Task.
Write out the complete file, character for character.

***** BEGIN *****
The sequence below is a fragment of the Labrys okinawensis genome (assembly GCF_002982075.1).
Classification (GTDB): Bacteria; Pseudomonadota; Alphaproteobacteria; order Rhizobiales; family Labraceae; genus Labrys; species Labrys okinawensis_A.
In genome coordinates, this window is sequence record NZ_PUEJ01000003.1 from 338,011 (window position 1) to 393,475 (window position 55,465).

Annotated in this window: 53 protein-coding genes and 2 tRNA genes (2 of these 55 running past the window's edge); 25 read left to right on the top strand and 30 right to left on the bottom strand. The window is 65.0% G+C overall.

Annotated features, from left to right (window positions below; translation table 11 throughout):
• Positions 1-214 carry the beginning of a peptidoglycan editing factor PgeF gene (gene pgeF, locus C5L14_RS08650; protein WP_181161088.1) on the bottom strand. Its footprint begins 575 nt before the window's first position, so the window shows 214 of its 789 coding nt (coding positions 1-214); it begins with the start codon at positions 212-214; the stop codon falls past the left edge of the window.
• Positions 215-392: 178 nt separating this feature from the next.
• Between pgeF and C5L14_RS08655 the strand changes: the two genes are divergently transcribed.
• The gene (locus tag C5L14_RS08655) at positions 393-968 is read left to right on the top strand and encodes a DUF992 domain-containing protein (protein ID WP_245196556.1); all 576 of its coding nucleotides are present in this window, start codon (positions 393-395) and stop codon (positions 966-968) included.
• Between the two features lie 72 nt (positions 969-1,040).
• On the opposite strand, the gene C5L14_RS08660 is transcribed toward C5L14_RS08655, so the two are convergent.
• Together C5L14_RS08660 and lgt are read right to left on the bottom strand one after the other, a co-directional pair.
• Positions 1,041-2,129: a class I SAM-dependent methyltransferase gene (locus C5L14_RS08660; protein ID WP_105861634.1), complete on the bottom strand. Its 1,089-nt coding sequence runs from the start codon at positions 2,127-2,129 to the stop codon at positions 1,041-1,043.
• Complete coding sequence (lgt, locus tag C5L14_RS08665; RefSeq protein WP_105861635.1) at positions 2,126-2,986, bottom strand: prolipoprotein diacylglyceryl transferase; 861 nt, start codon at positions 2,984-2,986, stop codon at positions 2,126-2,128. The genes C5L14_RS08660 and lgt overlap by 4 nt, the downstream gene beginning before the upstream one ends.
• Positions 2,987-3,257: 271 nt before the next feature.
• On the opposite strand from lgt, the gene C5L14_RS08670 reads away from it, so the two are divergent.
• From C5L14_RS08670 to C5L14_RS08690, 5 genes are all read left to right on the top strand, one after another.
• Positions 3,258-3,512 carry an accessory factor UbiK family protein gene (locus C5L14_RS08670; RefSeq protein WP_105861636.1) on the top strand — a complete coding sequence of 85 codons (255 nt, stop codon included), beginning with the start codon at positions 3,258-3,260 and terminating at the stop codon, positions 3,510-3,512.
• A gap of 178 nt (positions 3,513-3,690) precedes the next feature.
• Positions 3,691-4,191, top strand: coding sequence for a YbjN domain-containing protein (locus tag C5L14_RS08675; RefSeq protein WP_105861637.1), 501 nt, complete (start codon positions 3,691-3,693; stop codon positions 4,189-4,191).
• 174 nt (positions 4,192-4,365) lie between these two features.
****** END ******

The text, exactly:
The sequence below is a fragment of the Labrys okinawensis genome (assembly GCF_002982075.1).
Classification (GTDB): Bacteria; Pseudomonadota; Alphaproteobacteria; order Rhizobiales; family Labraceae; genus Labrys; species Labrys okinawensis_A.
In genome coordinates, this window is sequence record NZ_PUEJ01000003.1 from 338,011 (window position 1) to 393,475 (window position 55,465).

Annotated in this window: 53 protein-coding genes and 2 tRNA genes (2 of these 55 running past the window's edge); 25 read left to right on the top strand and 30 right to left on the bottom strand. The window is 65.0% G+C overall.

Annotated features, from left to right (window positions below; translation table 11 throughout):
• Positions 1-214 carry the beginning of a peptidoglycan editing factor PgeF gene (gene pgeF, locus C5L14_RS08650; protein WP_181161088.1) on the bottom strand. Its footprint begins 575 nt before the window's first position, so the window shows 214 of its 789 coding nt (coding positions 1-214); it begins with the start codon at positions 212-214; the stop codon falls past the left edge of the window.
• Positions 215-392: 178 nt separating this feature from the next.
• Between pgeF and C5L14_RS08655 the strand changes: the two genes are divergently transcribed.
• The gene (locus tag C5L14_RS08655) at positions 393-968 is read left to right on the top strand and encodes a DUF992 domain-containing protein (protein ID WP_245196556.1); all 576 of its coding nucleotides are present in this window, start codon (positions 393-395) and stop codon (positions 966-968) included.
• Between the two features lie 72 nt (positions 969-1,040).
• On the opposite strand, the gene C5L14_RS08660 is transcribed toward C5L14_RS08655, so the two are convergent.
• Together C5L14_RS08660 and lgt are read right to left on the bottom strand one after the other, a co-directional pair.
• Positions 1,041-2,129: a class I SAM-dependent methyltransferase gene (locus C5L14_RS08660; protein ID WP_105861634.1), complete on the bottom strand. Its 1,089-nt coding sequence runs from the start codon at positions 2,127-2,129 to the stop codon at positions 1,041-1,043.
• Complete coding sequence (lgt, locus tag C5L14_RS08665; RefSeq protein WP_105861635.1) at positions 2,126-2,986, bottom strand: prolipoprotein diacylglyceryl transferase; 861 nt, start codon at positions 2,984-2,986, stop codon at positions 2,126-2,128. The genes C5L14_RS08660 and lgt overlap by 4 nt, the downstream gene beginning before the upstream one ends.
• Positions 2,987-3,257: 271 nt before the next feature.
• On the opposite strand from lgt, the gene C5L14_RS08670 reads away from it, so the two are divergent.
• From C5L14_RS08670 to C5L14_RS08690, 5 genes are all read left to right on the top strand, one after another.
• Positions 3,258-3,512 carry an accessory factor UbiK family protein gene (locus C5L14_RS08670; RefSeq protein WP_105861636.1) on the top strand — a complete coding sequence of 85 codons (255 nt, stop codon included), beginning with the start codon at positions 3,258-3,260 and terminating at the stop codon, positions 3,510-3,512.
• A gap of 178 nt (positions 3,513-3,690) precedes the next feature.
• Positions 3,691-4,191, top strand: coding sequence for a YbjN domain-containing protein (locus tag C5L14_RS08675; RefSeq protein WP_105861637.1), 501 nt, complete (start codon positions 3,691-3,693; stop codon positions 4,189-4,191).
• 174 nt (positions 4,192-4,365) lie between these two features.